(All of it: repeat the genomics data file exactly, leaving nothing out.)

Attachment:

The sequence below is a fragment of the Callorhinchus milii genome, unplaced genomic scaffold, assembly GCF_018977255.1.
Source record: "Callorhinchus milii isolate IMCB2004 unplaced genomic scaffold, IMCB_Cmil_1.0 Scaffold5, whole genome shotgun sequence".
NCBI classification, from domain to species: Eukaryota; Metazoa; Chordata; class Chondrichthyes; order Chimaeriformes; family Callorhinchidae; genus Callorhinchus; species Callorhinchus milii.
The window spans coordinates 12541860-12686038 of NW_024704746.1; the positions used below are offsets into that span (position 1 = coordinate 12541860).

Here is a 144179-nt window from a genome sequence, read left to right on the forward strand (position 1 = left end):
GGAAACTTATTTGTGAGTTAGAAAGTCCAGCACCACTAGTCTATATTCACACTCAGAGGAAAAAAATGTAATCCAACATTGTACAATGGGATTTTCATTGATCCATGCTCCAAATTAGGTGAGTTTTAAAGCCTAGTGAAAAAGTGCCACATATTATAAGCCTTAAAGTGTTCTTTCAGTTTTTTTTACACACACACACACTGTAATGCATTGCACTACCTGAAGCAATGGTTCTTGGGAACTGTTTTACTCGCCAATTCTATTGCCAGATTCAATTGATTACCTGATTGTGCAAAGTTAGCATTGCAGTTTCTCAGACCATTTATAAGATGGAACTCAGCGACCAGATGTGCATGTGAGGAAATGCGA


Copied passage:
The sequence below is a fragment of the Callorhinchus milii genome, unplaced genomic scaffold, assembly GCF_018977255.1.
Source record: "Callorhinchus milii isolate IMCB2004 unplaced genomic scaffold, IMCB_Cmil_1.0 Scaffold5, whole genome shotgun sequence".
NCBI classification, from domain to species: Eukaryota; Metazoa; Chordata; class Chondrichthyes; order Chimaeriformes; family Callorhinchidae; genus Callorhinchus; species Callorhinchus milii.
The window spans coordinates 12541860-12686038 of NW_024704746.1; the positions used below are offsets into that span (position 1 = coordinate 12541860).

Here is a 144179-nt window from a genome sequence, read left to right on the forward strand (position 1 = left end):
GGAAACTTATTTGTGAGTTAGAAAGTCCAGCACCACTAGTCTATATTCACACTCAGAGGAAAAAAATGTAATCCAACATTGTACAATGGGATTTTCATTGATCCATGCTCCAAATTAGGTGAGTTTTAAAGCCTAGTGAAAAAGTGCCACATATTATAAGCCTTAAAGTGTTCTTTCAGTTTTTTTTACACACACACACACTGTAATGCATTGCACTACCTGAAGCAATGGTTCTTGGGAACTGTTTTACTCGCCAATTCTATTGCCAGATTCAATTGATTACCTGATTGTGCAAAGTTAGCATTGCAGTTTCTCAGACCATTTATAAGATGGAACTCAGCGACCAGATGTGCATGTGAGGAAATGCGA